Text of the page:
Tonight we’ve something we something unusual: a voting intention poll from Gfk. Topline figures are CON 41%, LAB 28%, LDEM 7%, UKIP 12%, GRN 6%. Fieldwork was between the 1st March and 15th March, so this is would have been partially before the budget, but it’s nice to have some figures from a different source.

Gfk are the successor company to NOP, who they bought out way back in 2005 (also, as far as I can see, the last time we had a NOP voting intention poll – before 2005 they polled for the Independent, called the general election spot on and then got their contract cancelled). Today’s poll has very little in common methodologically with 2005 of course, that was still the era of telephone polling, today’s poll was conducted online and is weighted by stand demogs, past vote, Brexit vote and political engagement.

Economic Optimism

I’ve mentioned this a couple of times in my write ups of the weekly YouGov/Sunday Times polls, but I thought it worth looking at more closely. Without much comment it appears that people are gradually becoming more optimistic about the economy (or given the net figures are still negative, less pessimistic). There are there regular polls on economic optimism – the YouGov ones for the Sunday Times (actually YouGov do several different trackers on economic optimism, but they are all showing the same pattern), Ipsos MORI in their monthly political monitor and a monthly poll by Gfk NOP for the European Commission. All three are shown in the graph below:

As you can see, the three lines show slightly different results (they ask different questions, and NOP calculate their net figure a different way), but the trends are broadly the same, and all three show a uptick in May this year (though the NOP uptick is less dramatic than the YouGov and MORI ones).

What remains to be seen is whether it is sustained – the graph show previous spikes in economic optimism that eventually came to nowt, more economic bad news could do the same here. If it is sustained, the question becomes what effect it has on politics. My own view is that some degree of economic optimism and recovery (even if very slight) is a prerequisite for the Conservatives to stand a chance at the next election, though by no means enough on its own.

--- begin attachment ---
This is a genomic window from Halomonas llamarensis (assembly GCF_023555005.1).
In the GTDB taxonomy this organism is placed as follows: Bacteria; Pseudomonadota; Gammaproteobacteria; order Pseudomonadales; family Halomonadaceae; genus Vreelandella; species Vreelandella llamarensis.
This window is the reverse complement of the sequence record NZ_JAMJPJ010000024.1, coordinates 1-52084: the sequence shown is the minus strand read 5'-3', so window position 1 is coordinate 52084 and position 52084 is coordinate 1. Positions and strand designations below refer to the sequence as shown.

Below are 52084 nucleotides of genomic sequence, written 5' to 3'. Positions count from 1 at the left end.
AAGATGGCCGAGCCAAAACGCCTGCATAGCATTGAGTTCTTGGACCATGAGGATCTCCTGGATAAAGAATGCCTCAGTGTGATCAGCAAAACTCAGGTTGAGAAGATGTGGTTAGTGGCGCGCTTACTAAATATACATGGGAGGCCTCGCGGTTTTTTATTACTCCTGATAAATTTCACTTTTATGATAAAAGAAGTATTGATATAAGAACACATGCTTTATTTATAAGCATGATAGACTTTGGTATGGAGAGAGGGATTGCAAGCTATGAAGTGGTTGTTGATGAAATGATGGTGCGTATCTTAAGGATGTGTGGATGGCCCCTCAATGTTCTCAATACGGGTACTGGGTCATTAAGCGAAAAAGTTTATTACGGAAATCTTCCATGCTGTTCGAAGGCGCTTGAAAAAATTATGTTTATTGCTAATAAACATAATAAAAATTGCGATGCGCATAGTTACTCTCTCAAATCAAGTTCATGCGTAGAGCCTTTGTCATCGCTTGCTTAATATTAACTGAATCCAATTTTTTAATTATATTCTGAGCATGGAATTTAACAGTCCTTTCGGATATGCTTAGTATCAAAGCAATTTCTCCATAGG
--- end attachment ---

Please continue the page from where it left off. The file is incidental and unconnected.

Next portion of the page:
Worth keeping an eye on.


ID cards update

There are two regular tracking surveys of attitudes toward ID cards – the Home Office commission one, formerly carried out by TNS, now NOP, and the anti-ID card pressure group No2ID commission one, carried out by ICM. Both have released new figures over the last few months, and both show opinion moving against ID cards, albeit, with very different topline figures.

The latest wave of the Home Office data shows 56% approving of the “National Identity Service, including identity cards”, 27% opposed – a net approval of +29, down from +35 in their previous survey.

Meanwhile ICM’s poll for No2ID found 38% thought that ID cards were a good idea, 60% a bad idea – a net approval of -22, down from +2.

So both show opinion moving against ID cards, but overall opinion is vastly different. This is almost certainly down to the different way the questions are asked. In the Home Office polling respondents are first asked why they think the government is introducing ID cards, which will put them in mind of potential benefits of the card, and likely produces a higher approval rating. In No2ID’s polling, the likely cost of an ID card is mentioned in the question, which likely reduces the proportion of people who think it is a good idea.

The Electoral Commission have released a study by NOP into how many people in London aren’t actually registered to vote. NOP found 20% of people in London between 18 and 25 weren’t registered and 27% of people between 25 and 34 weren’t. In comparison, only 5% of over 65s and 8% of 55-64s are unregistered.